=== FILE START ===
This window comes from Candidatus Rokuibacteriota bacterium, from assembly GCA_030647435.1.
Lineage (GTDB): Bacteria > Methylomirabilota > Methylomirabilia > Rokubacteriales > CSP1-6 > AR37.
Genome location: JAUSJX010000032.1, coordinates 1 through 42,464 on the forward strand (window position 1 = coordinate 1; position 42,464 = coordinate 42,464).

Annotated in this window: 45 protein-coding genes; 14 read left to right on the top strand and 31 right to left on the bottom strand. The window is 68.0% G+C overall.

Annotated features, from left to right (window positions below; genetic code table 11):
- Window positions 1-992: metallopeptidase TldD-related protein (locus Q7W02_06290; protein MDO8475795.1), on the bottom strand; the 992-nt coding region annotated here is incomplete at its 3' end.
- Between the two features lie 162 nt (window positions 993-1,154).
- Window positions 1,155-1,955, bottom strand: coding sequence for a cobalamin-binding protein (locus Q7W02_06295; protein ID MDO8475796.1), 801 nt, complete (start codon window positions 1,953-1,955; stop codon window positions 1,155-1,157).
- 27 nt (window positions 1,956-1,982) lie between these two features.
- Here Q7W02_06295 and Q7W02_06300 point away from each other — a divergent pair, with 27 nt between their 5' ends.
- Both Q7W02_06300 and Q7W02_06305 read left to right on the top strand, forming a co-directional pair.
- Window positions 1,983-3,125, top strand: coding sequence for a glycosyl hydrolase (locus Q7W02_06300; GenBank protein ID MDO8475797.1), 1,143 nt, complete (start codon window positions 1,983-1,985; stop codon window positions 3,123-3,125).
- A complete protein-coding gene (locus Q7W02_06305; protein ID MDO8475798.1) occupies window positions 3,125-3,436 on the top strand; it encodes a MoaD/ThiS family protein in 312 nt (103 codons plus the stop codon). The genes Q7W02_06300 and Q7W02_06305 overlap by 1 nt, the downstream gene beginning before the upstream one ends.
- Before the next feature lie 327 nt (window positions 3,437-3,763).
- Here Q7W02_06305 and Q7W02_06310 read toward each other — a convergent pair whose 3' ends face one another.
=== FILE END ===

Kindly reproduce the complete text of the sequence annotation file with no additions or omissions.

This window comes from Candidatus Rokuibacteriota bacterium, from assembly GCA_030647435.1.
Lineage (GTDB): Bacteria > Methylomirabilota > Methylomirabilia > Rokubacteriales > CSP1-6 > AR37.
Genome location: JAUSJX010000032.1, coordinates 1 through 42,464 on the forward strand (window position 1 = coordinate 1; position 42,464 = coordinate 42,464).

Annotated in this window: 45 protein-coding genes; 14 read left to right on the top strand and 31 right to left on the bottom strand. The window is 68.0% G+C overall.

Annotated features, from left to right (window positions below; genetic code table 11):
- Window positions 1-992: metallopeptidase TldD-related protein (locus Q7W02_06290; protein MDO8475795.1), on the bottom strand; the 992-nt coding region annotated here is incomplete at its 3' end.
- Between the two features lie 162 nt (window positions 993-1,154).
- Window positions 1,155-1,955, bottom strand: coding sequence for a cobalamin-binding protein (locus Q7W02_06295; protein ID MDO8475796.1), 801 nt, complete (start codon window positions 1,953-1,955; stop codon window positions 1,155-1,157).
- 27 nt (window positions 1,956-1,982) lie between these two features.
- Here Q7W02_06295 and Q7W02_06300 point away from each other — a divergent pair, with 27 nt between their 5' ends.
- Both Q7W02_06300 and Q7W02_06305 read left to right on the top strand, forming a co-directional pair.
- Window positions 1,983-3,125, top strand: coding sequence for a glycosyl hydrolase (locus Q7W02_06300; GenBank protein ID MDO8475797.1), 1,143 nt, complete (start codon window positions 1,983-1,985; stop codon window positions 3,123-3,125).
- A complete protein-coding gene (locus Q7W02_06305; protein ID MDO8475798.1) occupies window positions 3,125-3,436 on the top strand; it encodes a MoaD/ThiS family protein in 312 nt (103 codons plus the stop codon). The genes Q7W02_06300 and Q7W02_06305 overlap by 1 nt, the downstream gene beginning before the upstream one ends.
- Before the next feature lie 327 nt (window positions 3,437-3,763).
- Here Q7W02_06305 and Q7W02_06310 read toward each other — a convergent pair whose 3' ends face one another.